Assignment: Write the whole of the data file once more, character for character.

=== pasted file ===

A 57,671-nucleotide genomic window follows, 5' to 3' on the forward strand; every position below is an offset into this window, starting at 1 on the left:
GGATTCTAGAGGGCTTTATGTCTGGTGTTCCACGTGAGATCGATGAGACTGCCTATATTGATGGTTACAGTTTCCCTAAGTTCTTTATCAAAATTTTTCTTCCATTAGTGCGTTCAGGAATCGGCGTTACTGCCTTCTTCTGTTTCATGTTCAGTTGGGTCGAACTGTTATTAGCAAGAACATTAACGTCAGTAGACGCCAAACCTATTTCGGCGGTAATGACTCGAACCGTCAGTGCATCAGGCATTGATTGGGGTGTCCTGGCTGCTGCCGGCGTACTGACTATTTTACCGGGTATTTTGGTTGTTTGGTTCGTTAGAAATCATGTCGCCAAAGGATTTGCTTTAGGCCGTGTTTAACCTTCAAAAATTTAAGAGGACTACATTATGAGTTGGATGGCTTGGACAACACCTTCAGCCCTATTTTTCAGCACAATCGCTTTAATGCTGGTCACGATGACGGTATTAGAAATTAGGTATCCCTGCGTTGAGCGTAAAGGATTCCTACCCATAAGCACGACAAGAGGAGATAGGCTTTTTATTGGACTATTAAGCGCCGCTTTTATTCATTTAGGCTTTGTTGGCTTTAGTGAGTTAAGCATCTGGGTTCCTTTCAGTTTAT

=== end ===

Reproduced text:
A 57,671-nucleotide genomic window follows, 5' to 3' on the forward strand; every position below is an offset into this window, starting at 1 on the left:
GGATTCTAGAGGGCTTTATGTCTGGTGTTCCACGTGAGATCGATGAGACTGCCTATATTGATGGTTACAGTTTCCCTAAGTTCTTTATCAAAATTTTTCTTCCATTAGTGCGTTCAGGAATCGGCGTTACTGCCTTCTTCTGTTTCATGTTCAGTTGGGTCGAACTGTTATTAGCAAGAACATTAACGTCAGTAGACGCCAAACCTATTTCGGCGGTAATGACTCGAACCGTCAGTGCATCAGGCATTGATTGGGGTGTCCTGGCTGCTGCCGGCGTACTGACTATTTTACCGGGTATTTTGGTTGTTTGGTTCGTTAGAAATCATGTCGCCAAAGGATTTGCTTTAGGCCGTGTTTAACCTTCAAAAATTTAAGAGGACTACATTATGAGTTGGATGGCTTGGACAACACCTTCAGCCCTATTTTTCAGCACAATCGCTTTAATGCTGGTCACGATGACGGTATTAGAAATTAGGTATCCCTGCGTTGAGCGTAAAGGATTCCTACCCATAAGCACGACAAGAGGAGATAGGCTTTTTATTGGACTATTAAGCGCCGCTTTTATTCATTTAGGCTTTGTTGGCTTTAGTGAGTTAAGCATCTGGGTTCCTTTCAGTTTAT